Previously in this column space, I’ve talked about how my Tribe has lived in this area for thousands of years and has a deep connection to the Natural World. As such, we take our role as environmental stewards seriously and continue to rely on the land and the sea. All of our Tribal members depend on fishing or shell fishing in one capacity or another —whether for their direct income, subsistence, or cultural practices.
Our reservation is on the shore of Port Gamble Bay. All along the bay there are items that shouldn’t be there — cement blocks, car engines, scrap metal, boat scrap, fishnets, carpeting, tarp, ropes, piping, tires, abandoned vessels, wood pilings, just to name some of the items.
These items are scattered on bay beaches on and off the reservation. While it would be great if we could get the people who made the mess to come clean it up, that’s not likely to happen. Though I think we can all agree that it needs to go.
In June, my Tribe kicked off a project focusing on the removal of debris from around Port Gamble Bay. The goal is to improve beach habitats for fish, shellfish, and local residents by removing derelict debris, including pilings and vessels throughout Port Gamble Bay.
This is a joint effort between our Tribe and the State Department of Ecology (DOE) and is being managed by our Natural Resources Department. Before this agreement, we were already working on a plan to remove debris from around the bay. As this effort merges well with DOE’s mission for the area, they asked to be our partner.
On June 14, we started work with a volunteer day at Point Julia. More than 50 people — tribal and non-tribal alike — showed up, ready to get dirty, and move what they could. By the end of the day, we had quite the pile of tires and other items that was ready to be hauled away.
Because of the vast array of items that need to be removed, various methods are being used. Whenever size and safety allows, the junk is being hauled out by hand by staff, volunteers, or temporary workers hired specifically for this project. Larger items are being removed by heavy equipment, such as cranes or boom trucks, or by barges or small watercraft.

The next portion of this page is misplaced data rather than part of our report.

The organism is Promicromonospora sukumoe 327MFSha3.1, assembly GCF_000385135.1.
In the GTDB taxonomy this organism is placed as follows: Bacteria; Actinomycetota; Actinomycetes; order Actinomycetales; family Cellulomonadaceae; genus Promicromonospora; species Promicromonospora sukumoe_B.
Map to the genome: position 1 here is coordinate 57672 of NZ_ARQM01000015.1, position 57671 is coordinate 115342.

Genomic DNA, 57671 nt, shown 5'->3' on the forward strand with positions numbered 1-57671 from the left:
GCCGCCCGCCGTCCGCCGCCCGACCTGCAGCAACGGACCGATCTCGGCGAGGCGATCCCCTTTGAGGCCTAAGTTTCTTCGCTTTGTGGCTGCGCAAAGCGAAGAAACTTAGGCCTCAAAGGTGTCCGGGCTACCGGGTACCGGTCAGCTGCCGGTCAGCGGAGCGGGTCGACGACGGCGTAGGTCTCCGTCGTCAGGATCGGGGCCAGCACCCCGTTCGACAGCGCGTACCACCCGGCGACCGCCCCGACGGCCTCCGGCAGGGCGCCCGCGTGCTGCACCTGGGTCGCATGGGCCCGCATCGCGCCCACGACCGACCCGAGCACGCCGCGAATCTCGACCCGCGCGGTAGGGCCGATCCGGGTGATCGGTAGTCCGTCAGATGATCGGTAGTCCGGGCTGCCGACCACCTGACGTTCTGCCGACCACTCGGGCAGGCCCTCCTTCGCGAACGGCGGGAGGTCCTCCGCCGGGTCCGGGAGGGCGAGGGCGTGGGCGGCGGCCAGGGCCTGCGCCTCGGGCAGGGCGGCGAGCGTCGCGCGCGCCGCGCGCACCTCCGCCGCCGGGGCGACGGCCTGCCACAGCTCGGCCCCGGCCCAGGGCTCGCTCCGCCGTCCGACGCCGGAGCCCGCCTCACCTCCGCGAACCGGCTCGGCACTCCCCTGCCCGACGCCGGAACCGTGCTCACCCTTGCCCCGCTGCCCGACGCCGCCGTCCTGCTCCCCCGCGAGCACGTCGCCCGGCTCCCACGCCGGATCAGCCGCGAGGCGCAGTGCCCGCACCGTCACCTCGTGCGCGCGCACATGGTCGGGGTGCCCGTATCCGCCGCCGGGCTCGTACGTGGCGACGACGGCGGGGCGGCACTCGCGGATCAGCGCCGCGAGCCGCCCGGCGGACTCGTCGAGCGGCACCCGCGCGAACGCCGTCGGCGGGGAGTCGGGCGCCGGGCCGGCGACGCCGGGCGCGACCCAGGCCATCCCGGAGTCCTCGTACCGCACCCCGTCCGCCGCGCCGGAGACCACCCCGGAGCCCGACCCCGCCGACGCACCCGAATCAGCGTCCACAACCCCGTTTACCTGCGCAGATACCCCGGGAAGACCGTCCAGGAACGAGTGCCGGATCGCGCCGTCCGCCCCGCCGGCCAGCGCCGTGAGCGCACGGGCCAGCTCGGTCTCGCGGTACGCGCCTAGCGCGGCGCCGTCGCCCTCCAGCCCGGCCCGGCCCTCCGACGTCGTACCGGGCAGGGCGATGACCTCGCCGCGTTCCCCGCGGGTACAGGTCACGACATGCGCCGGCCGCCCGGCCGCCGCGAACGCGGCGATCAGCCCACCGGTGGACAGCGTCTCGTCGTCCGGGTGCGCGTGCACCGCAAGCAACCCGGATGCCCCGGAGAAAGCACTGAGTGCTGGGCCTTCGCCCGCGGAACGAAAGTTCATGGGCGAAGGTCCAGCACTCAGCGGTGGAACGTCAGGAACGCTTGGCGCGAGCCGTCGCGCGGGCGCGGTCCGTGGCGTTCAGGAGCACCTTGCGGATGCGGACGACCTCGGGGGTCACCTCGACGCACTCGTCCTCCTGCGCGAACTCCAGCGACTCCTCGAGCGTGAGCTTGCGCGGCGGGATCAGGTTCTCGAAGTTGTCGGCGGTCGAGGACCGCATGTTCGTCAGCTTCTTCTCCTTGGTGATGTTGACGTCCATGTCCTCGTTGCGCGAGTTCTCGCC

For months, we have been reaching out to landowners around the bay offering to haul away any debris on their shoreline property. Of the 55 homeowners we’ve targeted, almost half have given their permission. We’re hoping to reach many more.
This project will also include the removal of the dock at Point Julia, which has grown structurally unsafe and is also supported by pilings contaminated by creosote. Because of the toxic nature of creosote, the removal of these pilings presents special challenges.
We expect the work to take down the pier will be done by the end of the year. Per our agreement with DOE, all of the work under this project must be completed by next June.
I should mention that this project is different than the larger toxics cleanup of Port Gamble Bay that DOE is overseeing. While the two projects are separate, their combined efforts represent a holistic approach to the cleanup of the bay.
We’re almost done with Phase 1 of the project, which focuses on cleaning up the beaches on the reservation. Coming up next, along with the pier removal, will be a focus off the reservation on private land.
If you’re a private home landowner with shoreline on Port Gamble Bay and are interested in participating in the Debris Removal Program, please contact Ahmis Loving at firstname.lastname@example.org or 360-297-6353 or Shallee Baker at email@example.com or 360-297-6287.
—Jeromy Sullivan is chairman of the Port Gamble S’Klallam Tribe. Contact him at firstname.lastname@example.org.